A few random shots to give you a flavour of our visit to the college and cathedral.
A studded protest against the Home Secretary Robert Peel [a Christ Church man] from 1829 after he proposed greater freedom for Catholics.
Rainbow flags flying in support of LGBTQ week.
Inside the cathedral the tombs which caught my eye. Firstly James Zouch who was a scribe [d1503] as shown by the inkhorns and pencases, followed by John de Nowers [d1386] who, at 6'6", would have been extraordinarily tall for the time and finally Lady Elizabeth Monacue. The figures depicted around her still colourful tomb are depictions of her ten children...sadly the Reformation bully boys misinterpreted them. Believing them to be angels and thus examples of Catholic idolatory, they carried out a pretty good hatchet job on them.
This is the oldest window in the church and shows a rare depiction of Archbishop Thomas Becket as he met his fate in Canterbury in 1170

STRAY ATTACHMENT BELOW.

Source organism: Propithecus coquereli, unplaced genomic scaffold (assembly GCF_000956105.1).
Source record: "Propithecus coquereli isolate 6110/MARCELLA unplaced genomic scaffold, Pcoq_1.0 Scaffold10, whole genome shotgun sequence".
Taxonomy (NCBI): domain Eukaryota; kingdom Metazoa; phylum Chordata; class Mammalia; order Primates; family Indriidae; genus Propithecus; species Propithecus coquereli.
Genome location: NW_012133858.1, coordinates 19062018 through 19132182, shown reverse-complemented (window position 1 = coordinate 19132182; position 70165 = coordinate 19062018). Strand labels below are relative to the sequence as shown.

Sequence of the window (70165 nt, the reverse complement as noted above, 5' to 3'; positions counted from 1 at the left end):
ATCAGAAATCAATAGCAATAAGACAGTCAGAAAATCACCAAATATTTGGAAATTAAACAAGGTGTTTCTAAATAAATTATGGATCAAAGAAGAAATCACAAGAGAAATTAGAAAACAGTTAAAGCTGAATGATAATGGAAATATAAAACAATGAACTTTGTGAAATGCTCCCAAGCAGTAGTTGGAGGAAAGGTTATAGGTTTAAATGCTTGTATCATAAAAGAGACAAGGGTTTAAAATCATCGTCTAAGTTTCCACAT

This is known as the Jonah window and dates from 1630s. It was made by Abraham van Linge and is a combination of exquisitely painted glass for the depiction of the city of Niveveh and stained glass for the Biblical figure of Jonah
Two very nasty, malevolent looking bench ends. Frankly I don't think I'd want to come across either of these characters on a dark night!
To end and show that the cathedral is still evolving, this is a recent piece by Jim Partridge from 2000 called the Bell Altar. It's dedicated to Bishop George Bell who opposed the bombing of German cities in WWII. The cross near it was cut from the underside of the altar. It's in sharp contrast to the more richly detailed pieces around it but its clean lines and pared back appearance was part of its appeal for me.
Phew and that chaps is Oxford finished. On to other adventures and more nonsense!